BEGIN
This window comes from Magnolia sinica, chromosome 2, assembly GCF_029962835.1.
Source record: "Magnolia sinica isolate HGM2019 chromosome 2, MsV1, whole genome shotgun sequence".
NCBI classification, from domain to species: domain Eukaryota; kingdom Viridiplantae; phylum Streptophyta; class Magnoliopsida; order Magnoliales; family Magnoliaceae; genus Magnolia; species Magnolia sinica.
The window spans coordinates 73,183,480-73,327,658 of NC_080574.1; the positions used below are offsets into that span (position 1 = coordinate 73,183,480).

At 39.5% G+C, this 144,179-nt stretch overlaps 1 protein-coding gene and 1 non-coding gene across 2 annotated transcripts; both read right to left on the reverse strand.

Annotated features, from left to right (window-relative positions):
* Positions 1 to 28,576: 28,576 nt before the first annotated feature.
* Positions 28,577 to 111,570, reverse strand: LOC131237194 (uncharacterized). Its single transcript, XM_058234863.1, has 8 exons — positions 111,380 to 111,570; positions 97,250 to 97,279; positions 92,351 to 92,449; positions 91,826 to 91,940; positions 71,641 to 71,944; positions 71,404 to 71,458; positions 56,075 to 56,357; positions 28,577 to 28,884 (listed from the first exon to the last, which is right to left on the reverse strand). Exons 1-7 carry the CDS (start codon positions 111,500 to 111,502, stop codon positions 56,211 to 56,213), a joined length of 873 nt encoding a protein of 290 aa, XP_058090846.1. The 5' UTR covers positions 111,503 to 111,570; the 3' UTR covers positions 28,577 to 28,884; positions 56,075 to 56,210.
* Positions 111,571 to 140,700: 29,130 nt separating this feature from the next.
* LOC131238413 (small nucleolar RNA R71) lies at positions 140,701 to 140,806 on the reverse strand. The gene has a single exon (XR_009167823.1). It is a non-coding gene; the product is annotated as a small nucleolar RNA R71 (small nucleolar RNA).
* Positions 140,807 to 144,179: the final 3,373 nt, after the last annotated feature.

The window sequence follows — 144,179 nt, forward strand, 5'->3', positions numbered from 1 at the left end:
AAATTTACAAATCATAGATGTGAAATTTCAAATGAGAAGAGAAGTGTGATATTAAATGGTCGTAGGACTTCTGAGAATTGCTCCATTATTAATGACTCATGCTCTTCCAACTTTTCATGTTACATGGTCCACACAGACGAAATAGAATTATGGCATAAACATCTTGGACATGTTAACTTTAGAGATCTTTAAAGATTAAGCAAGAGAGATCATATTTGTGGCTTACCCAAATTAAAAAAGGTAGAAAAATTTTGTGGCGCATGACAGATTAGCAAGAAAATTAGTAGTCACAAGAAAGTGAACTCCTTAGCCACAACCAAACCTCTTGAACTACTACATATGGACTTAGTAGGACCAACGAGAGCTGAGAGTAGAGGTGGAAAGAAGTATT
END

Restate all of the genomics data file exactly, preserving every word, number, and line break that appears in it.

This window comes from Magnolia sinica, chromosome 2, assembly GCF_029962835.1.
Source record: "Magnolia sinica isolate HGM2019 chromosome 2, MsV1, whole genome shotgun sequence".
NCBI classification, from domain to species: domain Eukaryota; kingdom Viridiplantae; phylum Streptophyta; class Magnoliopsida; order Magnoliales; family Magnoliaceae; genus Magnolia; species Magnolia sinica.
The window spans coordinates 73,183,480-73,327,658 of NC_080574.1; the positions used below are offsets into that span (position 1 = coordinate 73,183,480).

At 39.5% G+C, this 144,179-nt stretch overlaps 1 protein-coding gene and 1 non-coding gene across 2 annotated transcripts; both read right to left on the reverse strand.

Annotated features, from left to right (window-relative positions):
* Positions 1 to 28,576: 28,576 nt before the first annotated feature.
* Positions 28,577 to 111,570, reverse strand: LOC131237194 (uncharacterized). Its single transcript, XM_058234863.1, has 8 exons — positions 111,380 to 111,570; positions 97,250 to 97,279; positions 92,351 to 92,449; positions 91,826 to 91,940; positions 71,641 to 71,944; positions 71,404 to 71,458; positions 56,075 to 56,357; positions 28,577 to 28,884 (listed from the first exon to the last, which is right to left on the reverse strand). Exons 1-7 carry the CDS (start codon positions 111,500 to 111,502, stop codon positions 56,211 to 56,213), a joined length of 873 nt encoding a protein of 290 aa, XP_058090846.1. The 5' UTR covers positions 111,503 to 111,570; the 3' UTR covers positions 28,577 to 28,884; positions 56,075 to 56,210.
* Positions 111,571 to 140,700: 29,130 nt separating this feature from the next.
* LOC131238413 (small nucleolar RNA R71) lies at positions 140,701 to 140,806 on the reverse strand. The gene has a single exon (XR_009167823.1). It is a non-coding gene; the product is annotated as a small nucleolar RNA R71 (small nucleolar RNA).
* Positions 140,807 to 144,179: the final 3,373 nt, after the last annotated feature.

The window sequence follows — 144,179 nt, forward strand, 5'->3', positions numbered from 1 at the left end:
AAATTTACAAATCATAGATGTGAAATTTCAAATGAGAAGAGAAGTGTGATATTAAATGGTCGTAGGACTTCTGAGAATTGCTCCATTATTAATGACTCATGCTCTTCCAACTTTTCATGTTACATGGTCCACACAGACGAAATAGAATTATGGCATAAACATCTTGGACATGTTAACTTTAGAGATCTTTAAAGATTAAGCAAGAGAGATCATATTTGTGGCTTACCCAAATTAAAAAAGGTAGAAAAATTTTGTGGCGCATGACAGATTAGCAAGAAAATTAGTAGTCACAAGAAAGTGAACTCCTTAGCCACAACCAAACCTCTTGAACTACTACATATGGACTTAGTAGGACCAACGAGAGCTGAGAGTAGAGGTGGAAAGAAGTATT